LAS VEGAS — Reigning Heisman Trophy winner Caleb Williams, contenders to his crown like Michael Penix Jr. and Bo Nix leading what might be the best quarterback crop in the history of a conference long defined by quarterback, and five preseason Top 25 teams: Pac-12 football figures to deliver one of the best on-field products in the 2023 season, and commissioner George Kliavkoff would love for college football media to focus on that.
But he absolutely, positively cannot steer focus that way.
Kliavkoff committed a potential unforced error, at least in terms of steering attention to the league’s loaded football lineup, when he said that, “we’re not announcing a [new media rights deal] today on purpose today because I want the focus to be on football.”
Kliavkoff dismissed a follow-up asking if that meant a resolved media rights agreement had been reached was “reading too much” into his statement.
Considering the Pac-12’s media future has been a multiple-year source of controversy, conflicting rumors and some outright misinformation suggesting the conference’s impending demise, not announcing a deal ensures continued coverage of anything but football.
The annual media day kickoff event emanated from Resorts World in Las Vegas, and the move from Los Angeles made for a much more generally positive vibe than recent years in Hollywood.
A revamped format contributed to the energy shift, with coaches’ podium sessions that in the past were plagued by awkward silences replaced in favor of Ashley Adamson and Yogi Roth hosting.
Adamson and Roth have long been two of the best personalities on college football television, providing quality analysis and conducting thoughtful interviews that offer a refreshing break from the myopic, cynical Playoff focus that seeps into the sport’s coverage on other platforms.
And that their work isn’t more widely recognized is a reflection of the conference’s larger problems.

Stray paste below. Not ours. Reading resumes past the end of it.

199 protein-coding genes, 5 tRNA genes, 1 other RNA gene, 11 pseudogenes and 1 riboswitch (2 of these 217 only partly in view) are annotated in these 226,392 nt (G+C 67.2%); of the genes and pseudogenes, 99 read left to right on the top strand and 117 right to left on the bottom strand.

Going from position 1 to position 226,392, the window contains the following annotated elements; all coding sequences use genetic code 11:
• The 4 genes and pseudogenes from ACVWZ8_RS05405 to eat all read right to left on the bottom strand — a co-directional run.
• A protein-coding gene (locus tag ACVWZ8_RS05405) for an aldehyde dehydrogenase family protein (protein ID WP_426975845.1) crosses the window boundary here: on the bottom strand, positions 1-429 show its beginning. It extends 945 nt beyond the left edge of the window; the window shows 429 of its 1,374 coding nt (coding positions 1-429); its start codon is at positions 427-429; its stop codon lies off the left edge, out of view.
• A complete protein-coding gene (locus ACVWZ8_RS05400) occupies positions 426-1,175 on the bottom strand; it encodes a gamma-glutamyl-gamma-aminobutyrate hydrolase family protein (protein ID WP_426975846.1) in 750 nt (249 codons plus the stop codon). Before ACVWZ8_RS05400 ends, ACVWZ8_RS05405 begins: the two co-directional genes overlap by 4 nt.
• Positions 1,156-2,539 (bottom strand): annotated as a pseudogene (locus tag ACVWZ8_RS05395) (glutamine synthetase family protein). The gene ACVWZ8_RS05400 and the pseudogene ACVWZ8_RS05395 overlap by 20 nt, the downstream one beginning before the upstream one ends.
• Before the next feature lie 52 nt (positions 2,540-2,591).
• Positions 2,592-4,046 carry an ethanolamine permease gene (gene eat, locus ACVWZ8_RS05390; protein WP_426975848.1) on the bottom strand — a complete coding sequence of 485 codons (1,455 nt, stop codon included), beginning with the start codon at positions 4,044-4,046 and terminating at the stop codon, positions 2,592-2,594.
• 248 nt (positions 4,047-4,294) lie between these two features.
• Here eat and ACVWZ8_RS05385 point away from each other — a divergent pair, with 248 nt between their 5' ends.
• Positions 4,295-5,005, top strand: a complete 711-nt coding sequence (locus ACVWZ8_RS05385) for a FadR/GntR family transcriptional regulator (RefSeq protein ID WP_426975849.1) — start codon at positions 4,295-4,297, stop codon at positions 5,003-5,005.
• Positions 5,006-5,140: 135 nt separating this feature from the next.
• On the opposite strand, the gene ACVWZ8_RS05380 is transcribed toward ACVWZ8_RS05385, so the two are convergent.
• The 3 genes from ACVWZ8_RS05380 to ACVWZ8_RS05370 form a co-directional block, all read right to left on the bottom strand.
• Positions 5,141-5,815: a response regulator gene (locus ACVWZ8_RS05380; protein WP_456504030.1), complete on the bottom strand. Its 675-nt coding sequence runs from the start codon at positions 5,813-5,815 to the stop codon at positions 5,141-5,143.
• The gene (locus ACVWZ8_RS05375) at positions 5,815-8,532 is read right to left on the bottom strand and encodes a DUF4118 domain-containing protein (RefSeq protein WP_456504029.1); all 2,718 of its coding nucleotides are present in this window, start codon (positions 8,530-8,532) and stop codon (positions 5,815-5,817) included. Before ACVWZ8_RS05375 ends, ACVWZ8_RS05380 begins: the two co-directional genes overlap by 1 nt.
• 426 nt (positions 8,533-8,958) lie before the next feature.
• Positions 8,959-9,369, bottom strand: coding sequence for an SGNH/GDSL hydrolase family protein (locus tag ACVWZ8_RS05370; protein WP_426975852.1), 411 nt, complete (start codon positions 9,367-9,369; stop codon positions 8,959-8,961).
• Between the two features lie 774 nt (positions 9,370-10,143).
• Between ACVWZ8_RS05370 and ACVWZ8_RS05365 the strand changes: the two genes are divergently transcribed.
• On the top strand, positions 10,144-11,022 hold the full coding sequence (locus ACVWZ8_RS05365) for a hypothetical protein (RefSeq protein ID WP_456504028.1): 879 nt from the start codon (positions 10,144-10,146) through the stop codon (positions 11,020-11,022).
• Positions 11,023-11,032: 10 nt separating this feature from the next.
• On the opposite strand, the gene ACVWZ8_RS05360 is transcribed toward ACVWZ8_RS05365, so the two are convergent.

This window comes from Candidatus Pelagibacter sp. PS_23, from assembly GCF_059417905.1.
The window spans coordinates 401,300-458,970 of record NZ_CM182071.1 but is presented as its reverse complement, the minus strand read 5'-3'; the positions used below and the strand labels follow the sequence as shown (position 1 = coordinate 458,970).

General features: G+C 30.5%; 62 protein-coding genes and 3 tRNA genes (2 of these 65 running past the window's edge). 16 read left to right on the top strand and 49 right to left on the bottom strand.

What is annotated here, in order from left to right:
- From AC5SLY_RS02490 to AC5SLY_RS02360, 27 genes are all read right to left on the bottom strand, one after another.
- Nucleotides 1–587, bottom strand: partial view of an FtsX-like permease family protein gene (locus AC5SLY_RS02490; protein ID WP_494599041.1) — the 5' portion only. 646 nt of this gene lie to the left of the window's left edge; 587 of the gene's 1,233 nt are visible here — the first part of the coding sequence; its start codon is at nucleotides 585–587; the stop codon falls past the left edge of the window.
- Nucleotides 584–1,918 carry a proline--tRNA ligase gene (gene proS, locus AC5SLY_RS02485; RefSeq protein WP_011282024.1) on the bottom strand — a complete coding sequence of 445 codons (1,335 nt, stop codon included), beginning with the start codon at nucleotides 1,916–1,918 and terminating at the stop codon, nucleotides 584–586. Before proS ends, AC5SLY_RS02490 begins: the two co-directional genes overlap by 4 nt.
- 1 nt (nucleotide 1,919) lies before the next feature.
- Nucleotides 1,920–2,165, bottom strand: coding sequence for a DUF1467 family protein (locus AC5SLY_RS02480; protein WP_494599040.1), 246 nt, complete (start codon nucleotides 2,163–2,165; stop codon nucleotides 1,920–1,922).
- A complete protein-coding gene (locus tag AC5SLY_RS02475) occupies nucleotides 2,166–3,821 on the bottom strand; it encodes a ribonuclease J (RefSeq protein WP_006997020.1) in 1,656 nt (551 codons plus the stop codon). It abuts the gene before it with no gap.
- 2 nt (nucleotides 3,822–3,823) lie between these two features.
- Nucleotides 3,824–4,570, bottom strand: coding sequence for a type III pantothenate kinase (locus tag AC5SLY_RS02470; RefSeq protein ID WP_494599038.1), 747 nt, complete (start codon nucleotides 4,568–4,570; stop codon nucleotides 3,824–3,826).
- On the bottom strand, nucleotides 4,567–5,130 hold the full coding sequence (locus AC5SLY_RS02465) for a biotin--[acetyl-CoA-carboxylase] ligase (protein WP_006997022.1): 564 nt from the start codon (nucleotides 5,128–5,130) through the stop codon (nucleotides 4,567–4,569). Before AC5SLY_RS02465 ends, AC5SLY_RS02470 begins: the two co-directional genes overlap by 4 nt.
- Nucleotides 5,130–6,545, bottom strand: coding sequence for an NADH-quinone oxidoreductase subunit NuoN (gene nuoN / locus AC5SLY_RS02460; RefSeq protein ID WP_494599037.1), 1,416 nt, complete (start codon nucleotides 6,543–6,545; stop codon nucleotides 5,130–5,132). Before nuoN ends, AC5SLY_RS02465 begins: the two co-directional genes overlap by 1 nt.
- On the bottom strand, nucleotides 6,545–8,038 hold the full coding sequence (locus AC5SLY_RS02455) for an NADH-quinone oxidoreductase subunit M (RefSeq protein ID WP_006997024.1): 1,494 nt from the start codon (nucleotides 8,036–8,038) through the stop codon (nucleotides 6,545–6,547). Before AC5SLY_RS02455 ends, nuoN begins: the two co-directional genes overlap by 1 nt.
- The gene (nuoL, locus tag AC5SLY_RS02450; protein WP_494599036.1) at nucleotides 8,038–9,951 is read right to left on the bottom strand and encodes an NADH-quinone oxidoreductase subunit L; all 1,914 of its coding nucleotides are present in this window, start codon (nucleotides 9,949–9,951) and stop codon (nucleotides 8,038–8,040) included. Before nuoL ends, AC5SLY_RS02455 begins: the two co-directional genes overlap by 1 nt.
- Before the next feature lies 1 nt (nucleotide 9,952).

Heading into its 11th year, Pac-12 Network has broadcast well-produced live games, showcased standout talents like Roth, Adamson, and Michael Yam (who is now at NFL Network), and aired pregame and postgame shows that spurned the Embrace Debate model viewers often lament.
Pac-12 Network has also languished with sub-15 million subscribers through its lifetime. Much like the football played in the conference last season, and projected to shape the conference in 2023, Pac-12 Network begs the question how does one attract eyeballs when simply offering a quality product isn’t enough?
Kliavkoff’s confusing hint that a media agreement may have been reached, but maybe hadn’t, perhaps overshadows some more insightful points the commissioner made in his address.
“There’s an underlying shift in the media market that’s happening,” Kliavkoff said.
Indeed, the prevailing sentiment when it comes to college football media rights — most sports, really — is that the lack of an investment from ESPN is a death sentence.
Challengers tried to contest the unofficial monopoly, but suggested with the death of NBC Sports Network — which once aired Pac-10 football in its previous incarnation as Versus — even the backing of major conglomerates couldn’t loosen ESPN’s stranglehold.
However, Bob Iger’s recent comments about ESPN’s place within the greater Disney media empire, and CNBC reporting right around the time Kliakvoff was on stage at Resorts World that ESPN was in talks with pro leagues for partnerships in exchange for equity, perhaps conferences seeking media rights may not have to kiss the Worldwide Leader ring quite as much as in eras past.
Kliakvoff made cryptic remarks about the Pac-12 having more and better options the longer an announced deal waited.
Given a once-rumored conversation between the conference and TheCW that was widely mocked in the spring has since seen the over-the-air network announce it will broadcast games for the ESPN-partnered ACC, or that ION struck a $39-million dollar, three-year deal to broadcast the WNBA on Friday nights, there might be tangible reason for an optimism in the Pac-12.
Maybe. Maybe not. Either way, the longer sports media’s left speculating, the less George Kliavkoff will be able to turn attention to the conference’s football — no matter how good it is